1. ^ a b c Cushing, 2005, p. 61.
  2. ^ a b c d e f g h i j k l m Cushing, 2005, p. 62.
  3. ^ a b c d e Luscombe and Riley-Smith, 2004, p. 10.
  4. ^ a b c d e f g h Cushing, 2005, p. 63.
  5. ^ a b c d e f Partner, 1972, p. 102.
  6. ^ a b Milman, 1872, p. 353.
  7. ^ a b Gregorovius, 1896, p. 16.
  8. ^ a b Partner, 1972, p. 103.
  9. ^ Milman, 1872, p. 352.
  10. ^ a b Gregorovius, 1896, p. 17.
  11. ^ Gregorovius, 1896, p. 20.
  12. ^ Milman, 1872, p. 354.
  13. ^ a b c d Partner, 1972, p. 104.
  14. ^ Gregorovius, 1896, p. 18.
  15. ^ a b Gregorovius ,1896, p. 19.
  16. ^ Gregorovius, 1896, p. 25.
  17. ^ Gregorovius, 1896, pp. 31-32.
  18. ^ Gregorovius, 1896, p. 32.
  19. ^ Young, 1901, p. 180.
  20. ^ Milman, 1872, pp. 357-58.
  21. ^ Herbert Edward John Cowdrey. 1998. Pope Gregory VII, 1073-1085. p. 7.
  22. ^ Luscombe and Riley-Smith, 2004, p. 11.


Counts of Tusculum

The counts of Tusculum were the most powerful secular noblemen in Latium, near Rome, in the present-day Italy between the 10th and 12th centuries. Several popes and an antipope during the 11th century came from their ranks. They created and perfected the political formula of noble-papacy, wherein the Pope was arranged to be elected only from the ranks of the Roman nobles. The Pornocracy, the period of influence by powerful female members of the family, also influenced papal history.

The counts of Tusculum remained arbiters of Roman politics and religion for more than a century. In addition to the papal influence, they held lay power through consulships and senatorial membership. Traditionally they were pro-Byzantine and anti-German in their political affiliation.

After 1049, the Tusculan Papacy came to an end with the appointment of Pope Leo IX. In fact, the Tusculan papacy was largely responsible for the reaction known as the Gregorian reform. Subsequent events (from 1062 onwards) confirmed a shift in regional politics as the counts came to side with the Holy Roman Emperors against the Rome of the reformers. In 1059 the papal-decree of Pope Nicholas II established new rules for the Papal election, therefore putting an end to the noble-papacy formula.


The Crescentii clan (in modern Italian Crescenzi) — if they were an extended family — essentially ruled Rome and controlled the Papacy from 965 until the nearly simultaneous deaths of their puppet pope Sergius IV and the patricius of the clan in 1012.

List of popes (graphical)

This is a graphical list of the popes of the Roman Catholic Church.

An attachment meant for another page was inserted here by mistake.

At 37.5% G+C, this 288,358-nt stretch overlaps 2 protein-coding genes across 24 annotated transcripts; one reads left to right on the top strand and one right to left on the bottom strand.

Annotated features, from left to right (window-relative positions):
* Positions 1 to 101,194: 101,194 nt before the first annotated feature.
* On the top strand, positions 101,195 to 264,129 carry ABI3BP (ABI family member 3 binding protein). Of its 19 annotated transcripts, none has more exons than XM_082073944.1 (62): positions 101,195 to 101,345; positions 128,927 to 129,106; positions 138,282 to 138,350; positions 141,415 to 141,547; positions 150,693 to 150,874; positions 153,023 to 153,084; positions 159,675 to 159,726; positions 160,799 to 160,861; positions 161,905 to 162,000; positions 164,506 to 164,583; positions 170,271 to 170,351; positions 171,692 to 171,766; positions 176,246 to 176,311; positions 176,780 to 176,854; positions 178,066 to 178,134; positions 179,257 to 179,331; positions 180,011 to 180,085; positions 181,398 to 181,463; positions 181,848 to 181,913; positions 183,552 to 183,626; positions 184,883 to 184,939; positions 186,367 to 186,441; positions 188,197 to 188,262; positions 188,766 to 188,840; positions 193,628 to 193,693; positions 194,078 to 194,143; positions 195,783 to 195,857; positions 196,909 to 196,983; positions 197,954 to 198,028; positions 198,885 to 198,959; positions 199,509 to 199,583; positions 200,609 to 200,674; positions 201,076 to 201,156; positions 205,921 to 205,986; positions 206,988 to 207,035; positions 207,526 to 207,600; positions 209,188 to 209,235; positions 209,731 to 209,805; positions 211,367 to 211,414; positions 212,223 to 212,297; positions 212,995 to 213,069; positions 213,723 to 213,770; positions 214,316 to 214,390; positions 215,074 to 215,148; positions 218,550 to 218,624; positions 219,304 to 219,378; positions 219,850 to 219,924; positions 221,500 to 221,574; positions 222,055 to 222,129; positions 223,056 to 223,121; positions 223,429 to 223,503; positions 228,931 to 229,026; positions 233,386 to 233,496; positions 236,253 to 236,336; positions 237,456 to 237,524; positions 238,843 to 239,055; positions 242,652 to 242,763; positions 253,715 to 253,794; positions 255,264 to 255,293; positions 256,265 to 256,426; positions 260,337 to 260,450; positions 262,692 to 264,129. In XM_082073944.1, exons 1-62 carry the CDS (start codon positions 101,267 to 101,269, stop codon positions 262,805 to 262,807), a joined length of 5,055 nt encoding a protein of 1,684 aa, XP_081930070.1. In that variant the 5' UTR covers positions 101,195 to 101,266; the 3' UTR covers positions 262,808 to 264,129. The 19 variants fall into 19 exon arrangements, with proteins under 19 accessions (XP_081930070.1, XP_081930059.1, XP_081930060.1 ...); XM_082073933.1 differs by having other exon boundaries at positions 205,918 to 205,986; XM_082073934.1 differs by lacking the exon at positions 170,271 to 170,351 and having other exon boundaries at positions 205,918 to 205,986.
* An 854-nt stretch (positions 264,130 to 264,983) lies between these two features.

While the term pope (Latin: Papa, 'Father') is used in several churches to denote their high spiritual leaders, in English usage, this title generally refers to the supreme head of the Roman Catholic Church and of the Holy See. The title itself has been used officially by the head of the Church since the tenure of Pope Siricius.

There have been 266 popes, as listed by the Annuario Pontificio (Pontifical Yearbook) under the heading 'I Sommi Pontefici Romani' (The Supreme Pontiffs of Rome). Some sources quote a number of 267, with the inclusion of Stephen II, who died four days after his election but before his episcopal consecration. However, only 264 (or 265) men have occupied the chair of Saint Peter, as Benedict IX held the office thrice on separate occasions in the mid–11th century.

The pope bears the titles

Bishop of Rome, Vicar of Jesus Christ, Successor of the Prince of the Apostles, Supreme Pontiff of the Universal Church, Primate of Italy, Archbishop and Metropolitan of the Roman Province, Sovereign of the Vatican City State, Servant of the Servants of Godand is officially styled 'His Holiness'.

Since the Lateran Treaty of 1929, the pope's temporal title has been Sovereign of the Vatican City State.

Orvieto Papacy

Orvieto, Umbria, Italy, was the refuge of five popes during the 13th century: Urban IV (1261–1264), Gregory X (1271–1276), Martin IV (1281–1285), Nicholas IV (1288–1292) and Boniface VIII (1294–1303). During this time, the popes took up residence in the Papal Palace of Orvieto (also known as Palazzo Soliano), which was adjacent to the Orvieto Cathedral and expanded onto the bishop's residence. None of these popes died in Orvieto, and thus no papal elections took place in there, nor are there any papal tombs.

Political and strategic reasons motivated the frequent moves of the pope and Roman Curia during this period, and other destinations include Viterbo and Perugia. Urban IV and Martin IV resided in both Viterbo and Orvieto. During the period from the reign of Nicholas IV to Benedict XI (1303–1304), Orvieto hosted the pope more frequently than Rome.